In 2016, Jonathan Haidt gave a talk at a number of American universities in which he made the provocative argument that universities must choose either truth or social justice as their primary motive for operating. He argued that universities used to be centered around truth, and that going forward some universities could continue to do that, whereas others could be frank about declaring social justice to be their primary motive. He did not argue that students couldn’t pursue social justice at a university but simply that the university itself had to choose one primary goal. Today I’m talking to Chad Wellmon, an expert on the history of universities, about whether universities truly were motivated by the pursuit of truth or whether history is in fact more complicated.

I’ve known Chad since 1995 when he and I were freshmen at Davidson College and in the same humanities class. Chad is now an associate professor of German Studies at the University of Virginia. His interests include European intellectual history, and media and social theory. His most recent book Organizing Enlightenment was about the foundation of the modern research university. He’s also the co-author of the upcoming book Permanent Crisis: The Humanities in a Disenchanted Age. We begin today’s interview by talking about Chad’s recent essay How Professors Ceded Their Authority (Ungated Link). He’s on Twitter at cwellmon.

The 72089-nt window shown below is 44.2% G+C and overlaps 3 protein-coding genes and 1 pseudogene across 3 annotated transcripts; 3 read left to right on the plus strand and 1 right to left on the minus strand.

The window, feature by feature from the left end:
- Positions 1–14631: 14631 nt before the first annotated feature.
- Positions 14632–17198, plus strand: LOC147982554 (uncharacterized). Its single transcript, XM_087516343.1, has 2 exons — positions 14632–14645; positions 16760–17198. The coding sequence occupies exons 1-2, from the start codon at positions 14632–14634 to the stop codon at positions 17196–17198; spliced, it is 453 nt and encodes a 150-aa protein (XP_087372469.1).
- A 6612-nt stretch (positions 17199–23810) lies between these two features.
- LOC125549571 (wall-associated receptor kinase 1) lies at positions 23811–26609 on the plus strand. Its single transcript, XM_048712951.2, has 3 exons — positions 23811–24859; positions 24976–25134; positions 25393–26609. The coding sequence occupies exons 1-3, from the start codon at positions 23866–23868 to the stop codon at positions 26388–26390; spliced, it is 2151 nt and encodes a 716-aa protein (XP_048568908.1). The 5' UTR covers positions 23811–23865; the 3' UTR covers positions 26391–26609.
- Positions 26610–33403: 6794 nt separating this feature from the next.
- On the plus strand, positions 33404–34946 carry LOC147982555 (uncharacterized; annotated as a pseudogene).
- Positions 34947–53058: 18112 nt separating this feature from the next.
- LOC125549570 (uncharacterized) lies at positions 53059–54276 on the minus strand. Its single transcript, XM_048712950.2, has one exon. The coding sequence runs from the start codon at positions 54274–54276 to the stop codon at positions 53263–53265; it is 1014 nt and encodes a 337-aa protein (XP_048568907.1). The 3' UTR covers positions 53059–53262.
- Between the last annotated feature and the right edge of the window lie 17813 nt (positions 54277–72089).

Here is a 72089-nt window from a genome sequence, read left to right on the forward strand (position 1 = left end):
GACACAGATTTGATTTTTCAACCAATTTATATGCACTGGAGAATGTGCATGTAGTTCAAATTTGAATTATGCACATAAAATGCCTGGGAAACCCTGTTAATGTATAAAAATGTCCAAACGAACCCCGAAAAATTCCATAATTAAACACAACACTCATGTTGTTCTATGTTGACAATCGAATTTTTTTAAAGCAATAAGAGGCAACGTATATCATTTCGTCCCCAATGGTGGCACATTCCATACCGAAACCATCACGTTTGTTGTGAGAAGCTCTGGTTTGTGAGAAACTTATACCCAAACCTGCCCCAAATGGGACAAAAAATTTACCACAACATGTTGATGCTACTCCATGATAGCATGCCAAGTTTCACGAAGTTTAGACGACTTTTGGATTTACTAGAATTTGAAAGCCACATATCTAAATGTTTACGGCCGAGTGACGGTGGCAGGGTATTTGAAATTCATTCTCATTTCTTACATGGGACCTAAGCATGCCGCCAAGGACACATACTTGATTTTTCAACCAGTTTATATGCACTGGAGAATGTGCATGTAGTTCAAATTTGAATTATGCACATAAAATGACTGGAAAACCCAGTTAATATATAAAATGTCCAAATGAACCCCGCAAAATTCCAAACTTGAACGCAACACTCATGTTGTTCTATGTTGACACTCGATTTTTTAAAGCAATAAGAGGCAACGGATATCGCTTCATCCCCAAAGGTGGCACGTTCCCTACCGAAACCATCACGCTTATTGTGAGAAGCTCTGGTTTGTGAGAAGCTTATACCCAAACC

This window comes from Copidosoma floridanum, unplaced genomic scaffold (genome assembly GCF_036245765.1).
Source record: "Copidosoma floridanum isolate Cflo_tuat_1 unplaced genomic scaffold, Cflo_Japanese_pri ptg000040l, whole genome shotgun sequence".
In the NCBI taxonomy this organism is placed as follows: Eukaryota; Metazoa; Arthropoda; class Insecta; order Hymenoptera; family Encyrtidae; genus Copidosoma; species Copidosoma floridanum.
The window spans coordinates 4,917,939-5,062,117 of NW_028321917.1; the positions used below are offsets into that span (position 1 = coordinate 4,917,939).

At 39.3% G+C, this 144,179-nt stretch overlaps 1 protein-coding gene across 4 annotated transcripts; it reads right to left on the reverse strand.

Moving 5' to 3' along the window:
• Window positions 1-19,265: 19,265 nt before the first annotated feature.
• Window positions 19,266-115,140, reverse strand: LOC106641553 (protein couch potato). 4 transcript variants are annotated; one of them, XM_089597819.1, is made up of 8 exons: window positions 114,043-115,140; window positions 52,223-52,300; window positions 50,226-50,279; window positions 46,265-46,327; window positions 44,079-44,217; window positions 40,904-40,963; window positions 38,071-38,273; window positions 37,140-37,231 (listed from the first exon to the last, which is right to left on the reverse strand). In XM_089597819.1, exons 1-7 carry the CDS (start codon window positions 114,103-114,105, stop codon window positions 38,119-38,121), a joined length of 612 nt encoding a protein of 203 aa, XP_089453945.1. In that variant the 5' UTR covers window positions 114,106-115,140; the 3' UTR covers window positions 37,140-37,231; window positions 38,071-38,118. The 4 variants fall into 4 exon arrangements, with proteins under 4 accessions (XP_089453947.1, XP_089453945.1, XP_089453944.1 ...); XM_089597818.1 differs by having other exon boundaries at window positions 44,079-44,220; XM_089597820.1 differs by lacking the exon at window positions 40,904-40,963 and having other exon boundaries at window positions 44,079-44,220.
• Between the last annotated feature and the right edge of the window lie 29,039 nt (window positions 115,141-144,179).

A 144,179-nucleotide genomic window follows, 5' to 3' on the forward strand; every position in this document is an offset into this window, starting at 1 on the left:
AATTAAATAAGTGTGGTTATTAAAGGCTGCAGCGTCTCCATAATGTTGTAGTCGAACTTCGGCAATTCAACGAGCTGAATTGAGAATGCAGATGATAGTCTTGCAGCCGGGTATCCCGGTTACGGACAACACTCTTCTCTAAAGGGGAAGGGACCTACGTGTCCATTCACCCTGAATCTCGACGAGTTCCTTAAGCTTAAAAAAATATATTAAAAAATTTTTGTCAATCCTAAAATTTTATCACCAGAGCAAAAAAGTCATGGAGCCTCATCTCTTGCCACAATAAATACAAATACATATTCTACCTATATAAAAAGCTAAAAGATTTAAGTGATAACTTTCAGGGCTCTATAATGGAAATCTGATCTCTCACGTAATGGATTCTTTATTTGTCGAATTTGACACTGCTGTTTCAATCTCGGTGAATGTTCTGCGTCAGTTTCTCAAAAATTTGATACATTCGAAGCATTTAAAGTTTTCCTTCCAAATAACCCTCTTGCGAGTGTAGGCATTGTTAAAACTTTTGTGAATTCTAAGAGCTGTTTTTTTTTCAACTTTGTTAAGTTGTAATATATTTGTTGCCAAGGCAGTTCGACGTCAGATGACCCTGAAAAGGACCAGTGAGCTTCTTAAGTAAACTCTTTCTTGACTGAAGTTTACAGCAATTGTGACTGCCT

3:30 Early universities as guilds; research universities as mercantile institutes
11:45 The early 20th century
14:45 Have extracurricular activities really served moral purposes?
24:05 Are current university presidents like CEOs?
26:05 Students’ pursuit of social justice through administrative appeals
31:35 We can’t be a massive counseling center, so what can we do?

Here is a transcript of this episode.

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